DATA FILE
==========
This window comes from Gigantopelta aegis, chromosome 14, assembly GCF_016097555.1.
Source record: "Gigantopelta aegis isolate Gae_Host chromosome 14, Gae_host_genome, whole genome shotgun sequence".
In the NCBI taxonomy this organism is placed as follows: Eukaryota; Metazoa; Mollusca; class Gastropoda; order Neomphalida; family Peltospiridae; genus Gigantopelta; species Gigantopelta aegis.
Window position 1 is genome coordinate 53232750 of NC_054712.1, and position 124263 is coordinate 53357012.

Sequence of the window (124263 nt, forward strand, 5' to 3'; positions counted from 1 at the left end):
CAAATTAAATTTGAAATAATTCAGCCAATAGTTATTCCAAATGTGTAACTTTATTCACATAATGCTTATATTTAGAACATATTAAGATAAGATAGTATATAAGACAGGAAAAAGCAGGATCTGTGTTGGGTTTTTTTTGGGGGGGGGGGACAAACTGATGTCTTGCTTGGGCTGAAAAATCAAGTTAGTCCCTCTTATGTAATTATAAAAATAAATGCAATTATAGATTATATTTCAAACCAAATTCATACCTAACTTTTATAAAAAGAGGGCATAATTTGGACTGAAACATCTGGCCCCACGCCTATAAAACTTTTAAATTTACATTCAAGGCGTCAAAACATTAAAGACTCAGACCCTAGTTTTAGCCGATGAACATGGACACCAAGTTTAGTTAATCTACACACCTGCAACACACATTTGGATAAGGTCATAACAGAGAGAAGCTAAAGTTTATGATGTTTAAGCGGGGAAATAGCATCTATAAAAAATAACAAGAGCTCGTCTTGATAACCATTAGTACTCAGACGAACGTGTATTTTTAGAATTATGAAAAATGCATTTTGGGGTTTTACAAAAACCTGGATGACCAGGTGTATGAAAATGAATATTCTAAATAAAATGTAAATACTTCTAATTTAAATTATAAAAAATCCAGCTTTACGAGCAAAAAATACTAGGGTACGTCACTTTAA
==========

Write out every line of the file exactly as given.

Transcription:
This window comes from Gigantopelta aegis, chromosome 14, assembly GCF_016097555.1.
Source record: "Gigantopelta aegis isolate Gae_Host chromosome 14, Gae_host_genome, whole genome shotgun sequence".
In the NCBI taxonomy this organism is placed as follows: Eukaryota; Metazoa; Mollusca; class Gastropoda; order Neomphalida; family Peltospiridae; genus Gigantopelta; species Gigantopelta aegis.
Window position 1 is genome coordinate 53232750 of NC_054712.1, and position 124263 is coordinate 53357012.

Sequence of the window (124263 nt, forward strand, 5' to 3'; positions counted from 1 at the left end):
CAAATTAAATTTGAAATAATTCAGCCAATAGTTATTCCAAATGTGTAACTTTATTCACATAATGCTTATATTTAGAACATATTAAGATAAGATAGTATATAAGACAGGAAAAAGCAGGATCTGTGTTGGGTTTTTTTTGGGGGGGGGGGACAAACTGATGTCTTGCTTGGGCTGAAAAATCAAGTTAGTCCCTCTTATGTAATTATAAAAATAAATGCAATTATAGATTATATTTCAAACCAAATTCATACCTAACTTTTATAAAAAGAGGGCATAATTTGGACTGAAACATCTGGCCCCACGCCTATAAAACTTTTAAATTTACATTCAAGGCGTCAAAACATTAAAGACTCAGACCCTAGTTTTAGCCGATGAACATGGACACCAAGTTTAGTTAATCTACACACCTGCAACACACATTTGGATAAGGTCATAACAGAGAGAAGCTAAAGTTTATGATGTTTAAGCGGGGAAATAGCATCTATAAAAAATAACAAGAGCTCGTCTTGATAACCATTAGTACTCAGACGAACGTGTATTTTTAGAATTATGAAAAATGCATTTTGGGGTTTTACAAAAACCTGGATGACCAGGTGTATGAAAATGAATATTCTAAATAAAATGTAAATACTTCTAATTTAAATTATAAAAAATCCAGCTTTACGAGCAAAAAATACTAGGGTACGTCACTTTAA